Estate Planning

oakland nj odellContributed by Daniel J. O’Dell:
Oppenheimer & Co. Inc.
Daniel J. O’Dell, AAMS®
Branch Manager
Park 80 West – Plaza One
Saddle Brook NJ 07663
Estate Planning During a Declining Market
A down market can mean tough times, but it can also present unique opportunities to minimize property transfer (gift and estate) taxes. While owning assets that are losing value might seem like a bad thing, it may actually be a great time to reduce your taxable estate by giving those assets away. That’s because current low asset values and interest rates enable you to make gifts at a lower gift tax cost. And, if and when the market rebounds, those assets will be growing in your child’s (or other heir’s) estate and not in yours. Here are a few gift-giving techniques that take advantage of today’s depressing economic climate:
Basic gifting: You can give away up to $13,000 to anyone you want, to as many people as you want, each year gift-tax free. This is known as the annual gift tax exclusion. You can give away twice that amount if both you and your spouse make the gifts together. And, you can give away even more if you pay tuition or medical bills on behalf of another person (you must make these payments directly to the school or health-care provider).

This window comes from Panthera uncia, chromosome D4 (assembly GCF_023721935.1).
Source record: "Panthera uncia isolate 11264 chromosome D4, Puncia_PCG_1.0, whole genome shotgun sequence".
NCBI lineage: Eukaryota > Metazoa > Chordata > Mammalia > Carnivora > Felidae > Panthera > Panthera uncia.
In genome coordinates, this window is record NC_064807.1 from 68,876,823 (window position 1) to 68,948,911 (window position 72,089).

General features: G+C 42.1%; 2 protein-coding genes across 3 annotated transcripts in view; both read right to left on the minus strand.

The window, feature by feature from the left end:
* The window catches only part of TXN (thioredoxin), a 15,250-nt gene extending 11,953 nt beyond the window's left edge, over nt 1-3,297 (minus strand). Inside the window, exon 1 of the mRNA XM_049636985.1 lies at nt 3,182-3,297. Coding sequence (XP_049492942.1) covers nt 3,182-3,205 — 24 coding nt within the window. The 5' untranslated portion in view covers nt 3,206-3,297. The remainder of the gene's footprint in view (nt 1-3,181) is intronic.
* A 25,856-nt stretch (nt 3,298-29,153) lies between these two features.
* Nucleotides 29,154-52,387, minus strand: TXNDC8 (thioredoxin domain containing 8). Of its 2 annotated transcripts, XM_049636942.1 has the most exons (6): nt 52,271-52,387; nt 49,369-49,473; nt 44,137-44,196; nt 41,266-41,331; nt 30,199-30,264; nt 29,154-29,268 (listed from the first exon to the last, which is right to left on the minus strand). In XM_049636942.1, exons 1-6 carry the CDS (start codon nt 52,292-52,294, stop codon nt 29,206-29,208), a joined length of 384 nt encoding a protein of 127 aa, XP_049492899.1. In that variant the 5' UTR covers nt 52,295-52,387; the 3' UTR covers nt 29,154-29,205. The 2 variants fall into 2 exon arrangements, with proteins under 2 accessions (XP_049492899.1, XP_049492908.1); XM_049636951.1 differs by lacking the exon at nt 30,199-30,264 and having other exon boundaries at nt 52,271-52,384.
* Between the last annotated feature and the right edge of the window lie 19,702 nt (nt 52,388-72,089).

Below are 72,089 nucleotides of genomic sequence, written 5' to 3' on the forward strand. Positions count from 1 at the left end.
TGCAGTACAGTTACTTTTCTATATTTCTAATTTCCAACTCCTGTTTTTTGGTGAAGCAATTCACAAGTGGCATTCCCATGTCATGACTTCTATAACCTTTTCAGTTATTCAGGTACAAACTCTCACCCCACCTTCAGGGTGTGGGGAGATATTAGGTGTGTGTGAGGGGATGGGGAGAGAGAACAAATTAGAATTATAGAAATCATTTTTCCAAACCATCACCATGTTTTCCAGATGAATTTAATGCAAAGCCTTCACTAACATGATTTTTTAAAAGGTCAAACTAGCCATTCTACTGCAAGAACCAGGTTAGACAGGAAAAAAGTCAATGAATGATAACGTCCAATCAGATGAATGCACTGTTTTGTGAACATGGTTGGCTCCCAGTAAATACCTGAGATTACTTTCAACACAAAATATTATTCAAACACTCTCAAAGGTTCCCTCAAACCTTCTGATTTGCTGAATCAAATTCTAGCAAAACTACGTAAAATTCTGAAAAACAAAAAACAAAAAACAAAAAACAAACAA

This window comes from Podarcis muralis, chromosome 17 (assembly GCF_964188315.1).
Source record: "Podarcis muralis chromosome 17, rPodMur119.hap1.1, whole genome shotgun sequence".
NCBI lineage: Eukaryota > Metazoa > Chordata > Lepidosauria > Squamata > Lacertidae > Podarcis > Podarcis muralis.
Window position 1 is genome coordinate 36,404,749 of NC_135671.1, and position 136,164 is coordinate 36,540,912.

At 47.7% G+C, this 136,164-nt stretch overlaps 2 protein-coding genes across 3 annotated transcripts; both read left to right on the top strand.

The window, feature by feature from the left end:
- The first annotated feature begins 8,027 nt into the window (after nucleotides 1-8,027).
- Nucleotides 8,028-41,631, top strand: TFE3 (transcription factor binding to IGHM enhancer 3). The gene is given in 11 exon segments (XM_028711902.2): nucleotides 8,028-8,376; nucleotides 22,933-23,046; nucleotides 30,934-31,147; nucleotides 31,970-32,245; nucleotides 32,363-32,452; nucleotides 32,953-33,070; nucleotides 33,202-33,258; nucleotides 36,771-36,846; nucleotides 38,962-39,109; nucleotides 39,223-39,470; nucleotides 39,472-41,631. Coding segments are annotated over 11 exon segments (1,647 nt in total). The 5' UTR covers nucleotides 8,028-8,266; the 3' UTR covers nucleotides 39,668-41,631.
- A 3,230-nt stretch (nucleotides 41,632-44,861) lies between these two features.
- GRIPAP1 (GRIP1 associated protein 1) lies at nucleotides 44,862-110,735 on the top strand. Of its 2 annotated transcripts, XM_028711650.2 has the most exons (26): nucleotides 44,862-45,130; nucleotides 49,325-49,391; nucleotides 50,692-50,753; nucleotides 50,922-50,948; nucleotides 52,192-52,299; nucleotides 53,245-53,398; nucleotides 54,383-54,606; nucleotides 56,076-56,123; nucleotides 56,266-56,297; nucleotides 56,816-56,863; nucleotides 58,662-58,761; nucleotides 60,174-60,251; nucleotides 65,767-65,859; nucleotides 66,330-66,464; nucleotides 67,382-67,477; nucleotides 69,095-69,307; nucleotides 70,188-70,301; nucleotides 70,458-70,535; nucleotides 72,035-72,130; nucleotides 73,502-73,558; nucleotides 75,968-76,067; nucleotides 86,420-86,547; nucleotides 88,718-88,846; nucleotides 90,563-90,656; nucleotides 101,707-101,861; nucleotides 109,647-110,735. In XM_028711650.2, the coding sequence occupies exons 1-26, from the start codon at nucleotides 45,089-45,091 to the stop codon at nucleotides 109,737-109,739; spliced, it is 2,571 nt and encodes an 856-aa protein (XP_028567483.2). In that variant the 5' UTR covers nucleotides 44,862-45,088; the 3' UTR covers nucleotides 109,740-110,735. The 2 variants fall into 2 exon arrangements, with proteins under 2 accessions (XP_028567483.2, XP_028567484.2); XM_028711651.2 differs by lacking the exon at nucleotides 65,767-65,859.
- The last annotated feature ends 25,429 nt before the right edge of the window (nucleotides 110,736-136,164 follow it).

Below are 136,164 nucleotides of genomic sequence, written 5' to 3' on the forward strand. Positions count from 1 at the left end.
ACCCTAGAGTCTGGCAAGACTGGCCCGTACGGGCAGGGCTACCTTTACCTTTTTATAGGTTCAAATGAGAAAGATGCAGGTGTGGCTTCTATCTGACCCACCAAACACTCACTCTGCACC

Family loans: You can lend money to your children at the current IRS minimum interest rate, and then forgive an amount equal to the gift tax exclusion each year (the gift tax exclusion amount is adjusted annually for inflation; $13,000 is the figure for 2009).
Grantor retained annuity trust (GRAT): A GRAT is a trust into which you put assets that you expect will increase in value over time. The value of the gift is determined using the IRS’s current interest rate. The trust must terminate at a specified time (e.g., 10 years). You receive annuity payments during the term of the trust, and at the end, your children receive the property. Hopefully, the assets will appreciate beyond the IRS’s interest rate, allowing the excess to pass tax free.
These strategies, and others, can turn this economic downturn into a mixed blessing.